Political Songs | Your Revolution – Sarah Jones

Sarah Jones’s feminist takedown of misogynistic rap songs quoted other hip-hop artists’ lyrics and got banned. The irony was lost on the censors.

There are some songs that don’t make a dent on the hit parades, but have a colossal effect on popular culture long after their release dates. Think To Be Young, Gifted and Black (1969), made popular by Nina Simone and performed by a number of other artists; Ian Dury’s Sex & Drugs & Rock & Roll (1977); and Gil Scott-Heron’s The Revolution Will Not Be Televised (1970). Their titles and content are used in everyday conversation and have been incorporated, adapted and included in newspaper headlines, think pieces, academic essays, broadcasts, films and books.

The Revolution Will Not Be Televised has provided especially rich pickings. In it, Scott-Heron takes on consumerism by listing the things he hates: banal icons of white consumer culture and political figures who then dominated American television. The song contains 45 popular and political cultural references.

It has been sampled in at least 31 songs and reinterpreted, repurposed, recontextualised, quoted, expanded, referenced, reimagined and alluded to in countless others. A particularly compelling variation on the theme is American poet, actor, singer Sarah Jones’s Your Revolution, which has lyrics set to blunted electronic beats by Russian-born Brit, DJ Vadim, and first released in 1999.

Jones’s intelligent, feminist takedown of the rampant misogyny in mainstream rap starts with a call out to one of the godfathers of political spoken word set to music and the song’s originator, Scott-Heron:

Yeah, yeah, yeah, this goes out to all the women and men from New York to 
London to LA to Tokyo struggling to keep their self respect in this climate 
Of misogyny, money worship and mass production of hip-hop’s illegitimate child, 
Hip-pop. And this especially goes out to Gil Scott-Heron, friend, living legend 
And proto-rapper who wrote, ‘The Revolution Will Not be Televised’. Much Respect.

She then goes on to cleverly rhyme her chorus with Scott-Heron’s The Revolution Will Not Be Televised:

Your revolution will not happen between these thighs
Your revolution will not happen between these thighs
Your revolution will not happen between these thighs.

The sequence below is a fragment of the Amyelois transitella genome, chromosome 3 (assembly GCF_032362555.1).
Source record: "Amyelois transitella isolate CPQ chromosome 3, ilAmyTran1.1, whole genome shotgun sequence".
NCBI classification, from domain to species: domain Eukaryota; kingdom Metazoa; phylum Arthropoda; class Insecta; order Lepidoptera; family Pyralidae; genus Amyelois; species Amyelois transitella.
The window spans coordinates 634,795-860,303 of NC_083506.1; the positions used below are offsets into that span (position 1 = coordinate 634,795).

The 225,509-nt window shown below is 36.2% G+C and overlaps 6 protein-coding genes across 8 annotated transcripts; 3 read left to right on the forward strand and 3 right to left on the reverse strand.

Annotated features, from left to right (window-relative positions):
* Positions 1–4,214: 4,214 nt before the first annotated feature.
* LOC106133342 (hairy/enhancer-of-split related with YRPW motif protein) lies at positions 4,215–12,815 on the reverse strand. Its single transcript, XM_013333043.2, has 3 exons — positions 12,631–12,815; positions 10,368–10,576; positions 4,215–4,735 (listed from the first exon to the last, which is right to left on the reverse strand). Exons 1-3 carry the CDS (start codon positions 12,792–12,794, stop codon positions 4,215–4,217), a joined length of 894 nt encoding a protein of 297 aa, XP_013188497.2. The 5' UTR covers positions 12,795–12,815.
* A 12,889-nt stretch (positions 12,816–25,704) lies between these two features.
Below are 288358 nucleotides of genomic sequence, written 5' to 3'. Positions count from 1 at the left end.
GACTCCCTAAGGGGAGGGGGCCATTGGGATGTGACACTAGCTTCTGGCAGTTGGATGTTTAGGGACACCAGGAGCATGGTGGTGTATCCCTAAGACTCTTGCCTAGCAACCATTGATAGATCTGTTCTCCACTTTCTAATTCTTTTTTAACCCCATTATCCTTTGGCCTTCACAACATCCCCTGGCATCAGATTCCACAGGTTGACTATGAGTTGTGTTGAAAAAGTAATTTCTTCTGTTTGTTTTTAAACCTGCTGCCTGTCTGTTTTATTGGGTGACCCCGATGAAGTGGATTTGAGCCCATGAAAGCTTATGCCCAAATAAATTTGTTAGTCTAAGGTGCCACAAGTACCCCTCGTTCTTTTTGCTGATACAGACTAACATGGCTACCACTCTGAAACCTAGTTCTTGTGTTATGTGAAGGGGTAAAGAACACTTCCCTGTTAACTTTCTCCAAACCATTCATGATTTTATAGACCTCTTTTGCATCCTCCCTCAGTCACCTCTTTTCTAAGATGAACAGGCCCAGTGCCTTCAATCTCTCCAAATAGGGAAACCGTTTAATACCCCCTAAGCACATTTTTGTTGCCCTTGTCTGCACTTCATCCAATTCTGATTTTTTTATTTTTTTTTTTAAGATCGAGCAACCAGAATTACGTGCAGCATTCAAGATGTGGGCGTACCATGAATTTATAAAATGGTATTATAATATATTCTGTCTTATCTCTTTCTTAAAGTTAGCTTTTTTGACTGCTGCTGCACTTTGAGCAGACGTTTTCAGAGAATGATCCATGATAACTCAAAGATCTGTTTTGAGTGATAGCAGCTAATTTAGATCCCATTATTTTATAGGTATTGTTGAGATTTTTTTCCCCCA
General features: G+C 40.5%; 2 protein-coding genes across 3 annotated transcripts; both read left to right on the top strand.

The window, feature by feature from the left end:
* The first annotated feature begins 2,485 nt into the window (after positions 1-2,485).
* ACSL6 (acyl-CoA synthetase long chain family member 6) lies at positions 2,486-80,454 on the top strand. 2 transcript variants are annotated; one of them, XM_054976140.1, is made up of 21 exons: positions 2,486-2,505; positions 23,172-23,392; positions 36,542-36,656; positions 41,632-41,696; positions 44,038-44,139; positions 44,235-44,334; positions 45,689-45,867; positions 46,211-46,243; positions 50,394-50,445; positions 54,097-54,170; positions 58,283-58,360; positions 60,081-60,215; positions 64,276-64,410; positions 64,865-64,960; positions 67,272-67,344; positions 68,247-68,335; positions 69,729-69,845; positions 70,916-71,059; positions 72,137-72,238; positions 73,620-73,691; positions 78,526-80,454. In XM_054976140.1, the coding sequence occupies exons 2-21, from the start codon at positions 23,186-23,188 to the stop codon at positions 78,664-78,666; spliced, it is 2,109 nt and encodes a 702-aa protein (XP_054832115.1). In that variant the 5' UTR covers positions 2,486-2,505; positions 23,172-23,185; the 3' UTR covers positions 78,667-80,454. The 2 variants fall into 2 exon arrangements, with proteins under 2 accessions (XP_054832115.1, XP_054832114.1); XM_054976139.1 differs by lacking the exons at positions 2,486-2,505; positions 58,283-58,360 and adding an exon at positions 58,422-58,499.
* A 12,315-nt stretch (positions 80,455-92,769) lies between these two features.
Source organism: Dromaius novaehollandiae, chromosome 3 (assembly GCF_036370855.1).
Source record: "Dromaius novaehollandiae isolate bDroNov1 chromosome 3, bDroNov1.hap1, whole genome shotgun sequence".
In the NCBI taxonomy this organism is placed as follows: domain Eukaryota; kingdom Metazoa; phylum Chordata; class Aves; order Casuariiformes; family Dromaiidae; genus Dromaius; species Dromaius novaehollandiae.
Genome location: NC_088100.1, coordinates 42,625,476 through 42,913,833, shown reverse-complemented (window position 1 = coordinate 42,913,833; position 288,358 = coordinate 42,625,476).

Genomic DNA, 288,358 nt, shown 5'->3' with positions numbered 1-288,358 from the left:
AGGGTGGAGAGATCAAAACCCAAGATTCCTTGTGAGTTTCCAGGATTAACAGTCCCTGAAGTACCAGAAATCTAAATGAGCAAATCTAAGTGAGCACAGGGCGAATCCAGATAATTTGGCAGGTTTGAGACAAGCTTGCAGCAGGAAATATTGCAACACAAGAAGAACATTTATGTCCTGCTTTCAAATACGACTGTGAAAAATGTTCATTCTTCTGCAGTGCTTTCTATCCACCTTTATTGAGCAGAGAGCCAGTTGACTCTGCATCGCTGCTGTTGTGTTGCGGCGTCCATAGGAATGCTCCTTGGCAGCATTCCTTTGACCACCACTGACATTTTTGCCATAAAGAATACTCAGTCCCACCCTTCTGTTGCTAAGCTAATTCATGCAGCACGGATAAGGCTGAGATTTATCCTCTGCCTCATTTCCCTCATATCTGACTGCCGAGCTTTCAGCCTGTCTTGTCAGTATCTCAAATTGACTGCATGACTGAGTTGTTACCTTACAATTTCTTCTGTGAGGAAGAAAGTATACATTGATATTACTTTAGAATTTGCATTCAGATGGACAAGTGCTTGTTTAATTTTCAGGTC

In her song, Jones subverts sexist rap by the likes of Biggie, LL Cool J, Shaggy and Akinyele, taking exact lines from some of their worst songs, turning around their clichés of sexual braggadocio and deftly parodying them. “It is a feminist attack on male attempts to equate political ‘revolution’ with promiscuous sex,” she later explained.

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Jones wrote it as a hip-hop fan, she told The Washington Post. “I’m not attacking hip-hop. I’m attacking sexism in the larger culture. I’m a cultural critic and a member of the hip-hop generation.”

Later in Your Revolution, she pays respect to progressive hip-hop artists The Roots, Common and De La Soul, and concludes:

You know I’m talking about the revolution
When it comes, it’s gonna be real.

But censors – who are not known for their wit – didn’t get Jones’s irony, sarcasm, parody and feminism. In May 2001, the US Federal Communications Commission (FCC) fined Portland, Oregon’s KBOO-FM – a listener-supported, noncommercial radio station – just under R100 000 for playing Your Revolution. One of its DJs had aired it 18 months earlier.

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The reason, according to the FCC, is that the song was “indecent”. Jones sued the commission with the help of KBOO-FM and a number of free speech organisations. She said the FCC’s action hurt her reputation. “To have ‘sexually indecent’ attached to my name is something we couldn’t let stand.”

It took nearly two years for the FCC to overturn its decision. In February 2003, it ruled Your Revolution was not “indecent” and made it available for radio play again. The Portland radio station was refunded.

Ironically, not one of the misogynous songs Jones quoted in Your Revolution was ever banned by the FCC. But then, censors don’t do irony. And they don’t care about misogyny, it seems.

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